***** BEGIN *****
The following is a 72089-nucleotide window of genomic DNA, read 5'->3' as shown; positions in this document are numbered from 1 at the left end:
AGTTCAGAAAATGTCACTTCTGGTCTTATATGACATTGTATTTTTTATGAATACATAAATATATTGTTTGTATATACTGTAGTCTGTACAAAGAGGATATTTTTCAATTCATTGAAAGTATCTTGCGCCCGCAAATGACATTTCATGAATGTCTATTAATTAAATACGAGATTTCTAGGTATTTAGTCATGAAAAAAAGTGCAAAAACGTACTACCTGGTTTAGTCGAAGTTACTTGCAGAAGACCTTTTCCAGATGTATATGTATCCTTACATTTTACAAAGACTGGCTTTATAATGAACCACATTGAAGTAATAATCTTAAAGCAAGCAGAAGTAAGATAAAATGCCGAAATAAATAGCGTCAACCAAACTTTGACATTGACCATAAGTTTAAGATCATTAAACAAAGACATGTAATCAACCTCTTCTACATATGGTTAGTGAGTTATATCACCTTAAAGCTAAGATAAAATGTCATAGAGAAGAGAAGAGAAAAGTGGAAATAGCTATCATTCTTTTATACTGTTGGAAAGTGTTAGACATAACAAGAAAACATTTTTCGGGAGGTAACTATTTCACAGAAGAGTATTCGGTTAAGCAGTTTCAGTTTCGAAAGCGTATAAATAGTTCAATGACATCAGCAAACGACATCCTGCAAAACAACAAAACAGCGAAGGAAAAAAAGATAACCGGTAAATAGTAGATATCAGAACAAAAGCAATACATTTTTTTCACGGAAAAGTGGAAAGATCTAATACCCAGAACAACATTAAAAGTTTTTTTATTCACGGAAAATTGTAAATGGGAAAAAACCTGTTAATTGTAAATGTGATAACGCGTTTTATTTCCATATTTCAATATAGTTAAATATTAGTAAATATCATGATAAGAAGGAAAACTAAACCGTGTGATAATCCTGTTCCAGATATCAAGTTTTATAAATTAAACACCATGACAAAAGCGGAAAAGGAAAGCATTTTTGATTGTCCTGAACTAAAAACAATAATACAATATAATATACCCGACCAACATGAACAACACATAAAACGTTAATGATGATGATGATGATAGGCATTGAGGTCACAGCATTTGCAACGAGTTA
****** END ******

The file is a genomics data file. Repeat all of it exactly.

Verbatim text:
The following is a 72089-nucleotide window of genomic DNA, read 5'->3' as shown; positions in this document are numbered from 1 at the left end:
AGTTCAGAAAATGTCACTTCTGGTCTTATATGACATTGTATTTTTTATGAATACATAAATATATTGTTTGTATATACTGTAGTCTGTACAAAGAGGATATTTTTCAATTCATTGAAAGTATCTTGCGCCCGCAAATGACATTTCATGAATGTCTATTAATTAAATACGAGATTTCTAGGTATTTAGTCATGAAAAAAAGTGCAAAAACGTACTACCTGGTTTAGTCGAAGTTACTTGCAGAAGACCTTTTCCAGATGTATATGTATCCTTACATTTTACAAAGACTGGCTTTATAATGAACCACATTGAAGTAATAATCTTAAAGCAAGCAGAAGTAAGATAAAATGCCGAAATAAATAGCGTCAACCAAACTTTGACATTGACCATAAGTTTAAGATCATTAAACAAAGACATGTAATCAACCTCTTCTACATATGGTTAGTGAGTTATATCACCTTAAAGCTAAGATAAAATGTCATAGAGAAGAGAAGAGAAAAGTGGAAATAGCTATCATTCTTTTATACTGTTGGAAAGTGTTAGACATAACAAGAAAACATTTTTCGGGAGGTAACTATTTCACAGAAGAGTATTCGGTTAAGCAGTTTCAGTTTCGAAAGCGTATAAATAGTTCAATGACATCAGCAAACGACATCCTGCAAAACAACAAAACAGCGAAGGAAAAAAAGATAACCGGTAAATAGTAGATATCAGAACAAAAGCAATACATTTTTTTCACGGAAAAGTGGAAAGATCTAATACCCAGAACAACATTAAAAGTTTTTTTATTCACGGAAAATTGTAAATGGGAAAAAACCTGTTAATTGTAAATGTGATAACGCGTTTTATTTCCATATTTCAATATAGTTAAATATTAGTAAATATCATGATAAGAAGGAAAACTAAACCGTGTGATAATCCTGTTCCAGATATCAAGTTTTATAAATTAAACACCATGACAAAAGCGGAAAAGGAAAGCATTTTTGATTGTCCTGAACTAAAAACAATAATACAATATAATATACCCGACCAACATGAACAACACATAAAACGTTAATGATGATGATGATGATAGGCATTGAGGTCACAGCATTTGCAACGAGTTA